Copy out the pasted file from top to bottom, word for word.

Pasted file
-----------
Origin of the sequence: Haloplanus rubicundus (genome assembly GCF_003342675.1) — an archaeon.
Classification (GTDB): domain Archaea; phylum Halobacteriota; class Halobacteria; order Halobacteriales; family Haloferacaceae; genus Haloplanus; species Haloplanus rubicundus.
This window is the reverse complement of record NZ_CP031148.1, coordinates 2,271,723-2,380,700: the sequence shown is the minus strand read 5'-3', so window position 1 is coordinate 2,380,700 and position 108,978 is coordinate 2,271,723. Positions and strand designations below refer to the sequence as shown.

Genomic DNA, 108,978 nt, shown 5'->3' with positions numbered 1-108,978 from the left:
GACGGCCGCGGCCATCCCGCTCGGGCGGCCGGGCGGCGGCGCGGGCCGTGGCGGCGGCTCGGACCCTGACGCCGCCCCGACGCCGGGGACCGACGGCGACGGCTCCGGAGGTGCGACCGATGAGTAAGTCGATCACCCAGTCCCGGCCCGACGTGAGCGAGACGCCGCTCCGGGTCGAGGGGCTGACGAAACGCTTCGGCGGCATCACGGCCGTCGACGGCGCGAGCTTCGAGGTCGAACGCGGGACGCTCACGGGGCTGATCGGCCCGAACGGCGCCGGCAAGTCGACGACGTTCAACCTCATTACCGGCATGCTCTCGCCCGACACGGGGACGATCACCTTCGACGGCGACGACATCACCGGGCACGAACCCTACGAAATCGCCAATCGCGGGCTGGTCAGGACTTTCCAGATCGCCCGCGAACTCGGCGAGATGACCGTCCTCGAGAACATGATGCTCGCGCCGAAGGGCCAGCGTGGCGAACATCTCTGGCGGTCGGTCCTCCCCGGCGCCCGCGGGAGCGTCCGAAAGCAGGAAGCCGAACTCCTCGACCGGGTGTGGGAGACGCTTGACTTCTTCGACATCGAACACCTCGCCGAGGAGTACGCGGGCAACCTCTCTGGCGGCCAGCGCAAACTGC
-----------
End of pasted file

Origin of the sequence: Haloplanus rubicundus (genome assembly GCF_003342675.1) — an archaeon.
Classification (GTDB): domain Archaea; phylum Halobacteriota; class Halobacteria; order Halobacteriales; family Haloferacaceae; genus Haloplanus; species Haloplanus rubicundus.
This window is the reverse complement of record NZ_CP031148.1, coordinates 2,271,723-2,380,700: the sequence shown is the minus strand read 5'-3', so window position 1 is coordinate 2,380,700 and position 108,978 is coordinate 2,271,723. Positions and strand designations below refer to the sequence as shown.

Genomic DNA, 108,978 nt, shown 5'->3' with positions numbered 1-108,978 from the left:
GACGGCCGCGGCCATCCCGCTCGGGCGGCCGGGCGGCGGCGCGGGCCGTGGCGGCGGCTCGGACCCTGACGCCGCCCCGACGCCGGGGACCGACGGCGACGGCTCCGGAGGTGCGACCGATGAGTAAGTCGATCACCCAGTCCCGGCCCGACGTGAGCGAGACGCCGCTCCGGGTCGAGGGGCTGACGAAACGCTTCGGCGGCATCACGGCCGTCGACGGCGCGAGCTTCGAGGTCGAACGCGGGACGCTCACGGGGCTGATCGGCCCGAACGGCGCCGGCAAGTCGACGACGTTCAACCTCATTACCGGCATGCTCTCGCCCGACACGGGGACGATCACCTTCGACGGCGACGACATCACCGGGCACGAACCCTACGAAATCGCCAATCGCGGGCTGGTCAGGACTTTCCAGATCGCCCGCGAACTCGGCGAGATGACCGTCCTCGAGAACATGATGCTCGCGCCGAAGGGCCAGCGTGGCGAACATCTCTGGCGGTCGGTCCTCCCCGGCGCCCGCGGGAGCGTCCGAAAGCAGGAAGCCGAACTCCTCGACCGGGTGTGGGAGACGCTTGACTTCTTCGACATCGAACACCTCGCCGAGGAGTACGCGGGCAACCTCTCTGGCGGCCAGCGCAAACTGC